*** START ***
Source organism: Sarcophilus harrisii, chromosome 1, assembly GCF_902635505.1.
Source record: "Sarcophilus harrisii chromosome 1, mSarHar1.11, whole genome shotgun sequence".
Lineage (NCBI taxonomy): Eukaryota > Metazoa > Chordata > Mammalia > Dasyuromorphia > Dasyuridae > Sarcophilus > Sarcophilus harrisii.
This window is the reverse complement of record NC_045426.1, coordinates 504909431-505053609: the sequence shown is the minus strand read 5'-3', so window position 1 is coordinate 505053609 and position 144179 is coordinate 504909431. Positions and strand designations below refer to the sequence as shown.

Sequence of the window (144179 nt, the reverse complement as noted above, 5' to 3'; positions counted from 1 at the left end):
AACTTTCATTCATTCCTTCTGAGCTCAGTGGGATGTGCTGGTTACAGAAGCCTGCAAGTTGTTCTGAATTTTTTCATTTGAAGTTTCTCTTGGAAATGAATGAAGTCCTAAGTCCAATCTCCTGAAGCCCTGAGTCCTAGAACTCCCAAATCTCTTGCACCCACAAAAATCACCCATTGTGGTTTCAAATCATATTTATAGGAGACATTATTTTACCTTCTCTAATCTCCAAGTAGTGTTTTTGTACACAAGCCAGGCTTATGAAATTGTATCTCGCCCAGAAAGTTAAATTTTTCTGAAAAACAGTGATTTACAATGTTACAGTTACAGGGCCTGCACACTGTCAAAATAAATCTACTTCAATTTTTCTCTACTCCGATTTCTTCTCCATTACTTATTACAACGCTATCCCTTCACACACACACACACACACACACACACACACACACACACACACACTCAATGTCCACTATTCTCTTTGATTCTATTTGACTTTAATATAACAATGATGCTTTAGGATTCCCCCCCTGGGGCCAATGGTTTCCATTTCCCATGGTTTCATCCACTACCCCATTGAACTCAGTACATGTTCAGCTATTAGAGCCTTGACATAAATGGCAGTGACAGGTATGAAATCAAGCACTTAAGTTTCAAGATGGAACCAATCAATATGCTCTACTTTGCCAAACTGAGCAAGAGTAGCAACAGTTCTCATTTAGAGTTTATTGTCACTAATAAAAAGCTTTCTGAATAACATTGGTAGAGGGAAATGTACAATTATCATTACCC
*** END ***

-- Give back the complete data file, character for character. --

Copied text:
Source organism: Sarcophilus harrisii, chromosome 1, assembly GCF_902635505.1.
Source record: "Sarcophilus harrisii chromosome 1, mSarHar1.11, whole genome shotgun sequence".
Lineage (NCBI taxonomy): Eukaryota > Metazoa > Chordata > Mammalia > Dasyuromorphia > Dasyuridae > Sarcophilus > Sarcophilus harrisii.
This window is the reverse complement of record NC_045426.1, coordinates 504909431-505053609: the sequence shown is the minus strand read 5'-3', so window position 1 is coordinate 505053609 and position 144179 is coordinate 504909431. Positions and strand designations below refer to the sequence as shown.

Sequence of the window (144179 nt, the reverse complement as noted above, 5' to 3'; positions counted from 1 at the left end):
AACTTTCATTCATTCCTTCTGAGCTCAGTGGGATGTGCTGGTTACAGAAGCCTGCAAGTTGTTCTGAATTTTTTCATTTGAAGTTTCTCTTGGAAATGAATGAAGTCCTAAGTCCAATCTCCTGAAGCCCTGAGTCCTAGAACTCCCAAATCTCTTGCACCCACAAAAATCACCCATTGTGGTTTCAAATCATATTTATAGGAGACATTATTTTACCTTCTCTAATCTCCAAGTAGTGTTTTTGTACACAAGCCAGGCTTATGAAATTGTATCTCGCCCAGAAAGTTAAATTTTTCTGAAAAACAGTGATTTACAATGTTACAGTTACAGGGCCTGCACACTGTCAAAATAAATCTACTTCAATTTTTCTCTACTCCGATTTCTTCTCCATTACTTATTACAACGCTATCCCTTCACACACACACACACACACACACACACACACACACACACACACACTCAATGTCCACTATTCTCTTTGATTCTATTTGACTTTAATATAACAATGATGCTTTAGGATTCCCCCCCTGGGGCCAATGGTTTCCATTTCCCATGGTTTCATCCACTACCCCATTGAACTCAGTACATGTTCAGCTATTAGAGCCTTGACATAAATGGCAGTGACAGGTATGAAATCAAGCACTTAAGTTTCAAGATGGAACCAATCAATATGCTCTACTTTGCCAAACTGAGCAAGAGTAGCAACAGTTCTCATTTAGAGTTTATTGTCACTAATAAAAAGCTTTCTGAATAACATTGGTAGAGGGAAATGTACAATTATCATTACCC